I like good stories. As a kid I could get lost in the world of Narnia in C.S. Lewis’ children’s novels. I enjoyed finding out what would happen in Call of the Wild. When I was younger, my mom would read Little House on the Prairie to three boys, and we’d imagine ourselves in Papa’s Conestoga wagon or in the sod house.
I also enjoy good stories told in movies. Shawshank Redemption is probably one of my favorite movies. It’s a beautiful story of perseverance and triumph over terrible situations. Of course I’ve always enjoyed the classics too. Star Wars (the original trilogy is still my favorite), Indiana Jones (Raiders of the Lost Ark and Last Crusade, Temple of Doom grossed me out, and the other new one was just weird) and the Lord of the Rings (I confess I watched the movies before I ever read the books) all drew me into fantastic stories and allowed me to imagine new places.
There’s something powerful in stories. Something that taps into our brains and allows us to dream and imagine new places and new possibilities. Maybe that’s why Jesus often did some of his best teaching using stories. He told parables. He called his followers to imagine new possibilities and new ways of living. Jesus told stories about great feasts that many turned down invitations to. Instead the party gets opened up to all the ragamuffins, vagabonds and misfits. He used intense, vivid language to call his followers to a costly discipleship. He told stories with unexpected, even controversial heroes. Jesus used the power of story to invite us to imagine a new world, with new possibilities, and another way of living.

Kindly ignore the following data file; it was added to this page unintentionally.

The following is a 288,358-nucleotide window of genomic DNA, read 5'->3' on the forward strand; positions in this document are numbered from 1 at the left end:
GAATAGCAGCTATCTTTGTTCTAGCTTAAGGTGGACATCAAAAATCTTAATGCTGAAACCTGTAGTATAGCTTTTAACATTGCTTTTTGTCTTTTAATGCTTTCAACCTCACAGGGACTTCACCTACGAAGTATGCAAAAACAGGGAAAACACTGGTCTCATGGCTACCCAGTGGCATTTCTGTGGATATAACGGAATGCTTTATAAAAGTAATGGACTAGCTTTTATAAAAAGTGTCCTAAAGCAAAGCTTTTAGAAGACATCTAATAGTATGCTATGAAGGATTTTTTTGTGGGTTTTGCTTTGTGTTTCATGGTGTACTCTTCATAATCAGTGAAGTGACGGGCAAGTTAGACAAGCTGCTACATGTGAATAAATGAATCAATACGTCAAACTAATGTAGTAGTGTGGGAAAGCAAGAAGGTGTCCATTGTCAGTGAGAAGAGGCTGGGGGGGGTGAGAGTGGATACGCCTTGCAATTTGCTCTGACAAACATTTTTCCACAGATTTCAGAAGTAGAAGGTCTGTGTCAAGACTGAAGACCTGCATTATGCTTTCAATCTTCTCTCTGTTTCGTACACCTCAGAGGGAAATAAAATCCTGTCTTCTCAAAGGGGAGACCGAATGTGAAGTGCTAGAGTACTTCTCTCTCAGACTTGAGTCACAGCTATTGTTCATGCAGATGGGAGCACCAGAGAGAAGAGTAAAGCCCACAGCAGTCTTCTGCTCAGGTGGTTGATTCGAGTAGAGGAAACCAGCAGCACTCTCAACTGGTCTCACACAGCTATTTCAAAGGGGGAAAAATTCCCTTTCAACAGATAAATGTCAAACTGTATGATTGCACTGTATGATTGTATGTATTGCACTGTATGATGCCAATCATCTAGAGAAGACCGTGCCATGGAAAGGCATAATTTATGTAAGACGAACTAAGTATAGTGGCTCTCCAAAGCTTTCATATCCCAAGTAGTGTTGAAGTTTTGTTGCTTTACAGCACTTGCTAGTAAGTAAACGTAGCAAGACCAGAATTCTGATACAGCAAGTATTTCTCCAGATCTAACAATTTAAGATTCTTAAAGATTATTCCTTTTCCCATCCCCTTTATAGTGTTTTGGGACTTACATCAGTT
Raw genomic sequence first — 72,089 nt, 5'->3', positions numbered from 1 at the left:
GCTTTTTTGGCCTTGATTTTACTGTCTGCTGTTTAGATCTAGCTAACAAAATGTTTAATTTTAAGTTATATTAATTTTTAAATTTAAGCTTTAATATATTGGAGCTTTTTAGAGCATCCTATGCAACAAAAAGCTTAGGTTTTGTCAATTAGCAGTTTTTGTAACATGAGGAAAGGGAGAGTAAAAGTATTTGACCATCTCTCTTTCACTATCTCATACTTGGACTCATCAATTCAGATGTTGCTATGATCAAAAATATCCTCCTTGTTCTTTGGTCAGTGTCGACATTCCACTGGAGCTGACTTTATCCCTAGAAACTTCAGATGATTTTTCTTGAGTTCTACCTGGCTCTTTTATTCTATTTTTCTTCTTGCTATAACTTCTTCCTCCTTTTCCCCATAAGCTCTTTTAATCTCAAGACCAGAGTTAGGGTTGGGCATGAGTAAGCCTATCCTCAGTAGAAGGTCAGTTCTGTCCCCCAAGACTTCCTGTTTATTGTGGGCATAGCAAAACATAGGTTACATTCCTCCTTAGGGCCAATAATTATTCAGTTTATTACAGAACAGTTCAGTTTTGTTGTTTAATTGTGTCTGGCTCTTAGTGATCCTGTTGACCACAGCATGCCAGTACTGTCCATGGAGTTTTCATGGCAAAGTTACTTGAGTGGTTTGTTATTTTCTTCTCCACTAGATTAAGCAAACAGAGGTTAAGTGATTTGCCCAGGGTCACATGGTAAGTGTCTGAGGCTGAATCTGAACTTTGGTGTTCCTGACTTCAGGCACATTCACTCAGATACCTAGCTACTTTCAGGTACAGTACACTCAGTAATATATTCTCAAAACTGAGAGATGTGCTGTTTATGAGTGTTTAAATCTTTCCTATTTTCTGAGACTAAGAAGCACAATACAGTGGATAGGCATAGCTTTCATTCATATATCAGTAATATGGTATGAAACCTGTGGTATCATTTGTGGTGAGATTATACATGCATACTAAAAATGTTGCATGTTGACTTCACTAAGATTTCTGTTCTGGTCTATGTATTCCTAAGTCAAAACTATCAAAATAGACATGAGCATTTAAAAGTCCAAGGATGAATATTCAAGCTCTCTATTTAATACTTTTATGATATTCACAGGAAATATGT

Join us this summer as we continue to look at some of the parables Jesus told. Our emphasis on parables connects with our denomination’s focus on “Living Parables”, as we continue to tell stories of the Kingdom in the way we live our lives. As we learn about the new world Jesus talked about, may we also invite others to imagine a world where we live “for the glory of God and our neighbors’ good.”